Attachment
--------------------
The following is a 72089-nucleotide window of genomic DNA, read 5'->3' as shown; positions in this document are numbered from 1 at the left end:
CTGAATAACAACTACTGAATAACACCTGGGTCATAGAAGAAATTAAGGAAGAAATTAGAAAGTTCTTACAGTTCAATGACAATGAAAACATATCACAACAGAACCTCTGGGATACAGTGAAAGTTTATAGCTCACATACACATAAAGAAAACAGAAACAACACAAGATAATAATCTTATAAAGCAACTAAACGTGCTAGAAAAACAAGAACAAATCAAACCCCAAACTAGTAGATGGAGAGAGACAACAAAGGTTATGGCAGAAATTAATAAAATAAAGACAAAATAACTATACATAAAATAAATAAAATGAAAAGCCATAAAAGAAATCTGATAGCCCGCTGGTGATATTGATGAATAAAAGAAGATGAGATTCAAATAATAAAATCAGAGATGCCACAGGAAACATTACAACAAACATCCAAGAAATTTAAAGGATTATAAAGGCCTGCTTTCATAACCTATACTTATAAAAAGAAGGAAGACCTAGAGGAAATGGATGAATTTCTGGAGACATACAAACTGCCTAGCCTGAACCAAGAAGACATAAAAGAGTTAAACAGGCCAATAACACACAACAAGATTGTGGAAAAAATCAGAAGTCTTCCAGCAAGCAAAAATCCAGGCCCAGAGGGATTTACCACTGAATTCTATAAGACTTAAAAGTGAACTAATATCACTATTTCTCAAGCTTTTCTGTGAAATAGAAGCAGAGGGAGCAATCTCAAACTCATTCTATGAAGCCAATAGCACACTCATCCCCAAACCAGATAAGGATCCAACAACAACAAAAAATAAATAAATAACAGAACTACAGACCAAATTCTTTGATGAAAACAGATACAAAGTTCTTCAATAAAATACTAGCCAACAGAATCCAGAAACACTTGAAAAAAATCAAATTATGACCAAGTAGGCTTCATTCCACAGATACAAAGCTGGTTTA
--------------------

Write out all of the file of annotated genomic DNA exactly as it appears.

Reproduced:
The following is a 72089-nucleotide window of genomic DNA, read 5'->3' as shown; positions in this document are numbered from 1 at the left end:
CTGAATAACAACTACTGAATAACACCTGGGTCATAGAAGAAATTAAGGAAGAAATTAGAAAGTTCTTACAGTTCAATGACAATGAAAACATATCACAACAGAACCTCTGGGATACAGTGAAAGTTTATAGCTCACATACACATAAAGAAAACAGAAACAACACAAGATAATAATCTTATAAAGCAACTAAACGTGCTAGAAAAACAAGAACAAATCAAACCCCAAACTAGTAGATGGAGAGAGACAACAAAGGTTATGGCAGAAATTAATAAAATAAAGACAAAATAACTATACATAAAATAAATAAAATGAAAAGCCATAAAAGAAATCTGATAGCCCGCTGGTGATATTGATGAATAAAAGAAGATGAGATTCAAATAATAAAATCAGAGATGCCACAGGAAACATTACAACAAACATCCAAGAAATTTAAAGGATTATAAAGGCCTGCTTTCATAACCTATACTTATAAAAAGAAGGAAGACCTAGAGGAAATGGATGAATTTCTGGAGACATACAAACTGCCTAGCCTGAACCAAGAAGACATAAAAGAGTTAAACAGGCCAATAACACACAACAAGATTGTGGAAAAAATCAGAAGTCTTCCAGCAAGCAAAAATCCAGGCCCAGAGGGATTTACCACTGAATTCTATAAGACTTAAAAGTGAACTAATATCACTATTTCTCAAGCTTTTCTGTGAAATAGAAGCAGAGGGAGCAATCTCAAACTCATTCTATGAAGCCAATAGCACACTCATCCCCAAACCAGATAAGGATCCAACAACAACAAAAAATAAATAAATAACAGAACTACAGACCAAATTCTTTGATGAAAACAGATACAAAGTTCTTCAATAAAATACTAGCCAACAGAATCCAGAAACACTTGAAAAAAATCAAATTATGACCAAGTAGGCTTCATTCCACAGATACAAAGCTGGTTTA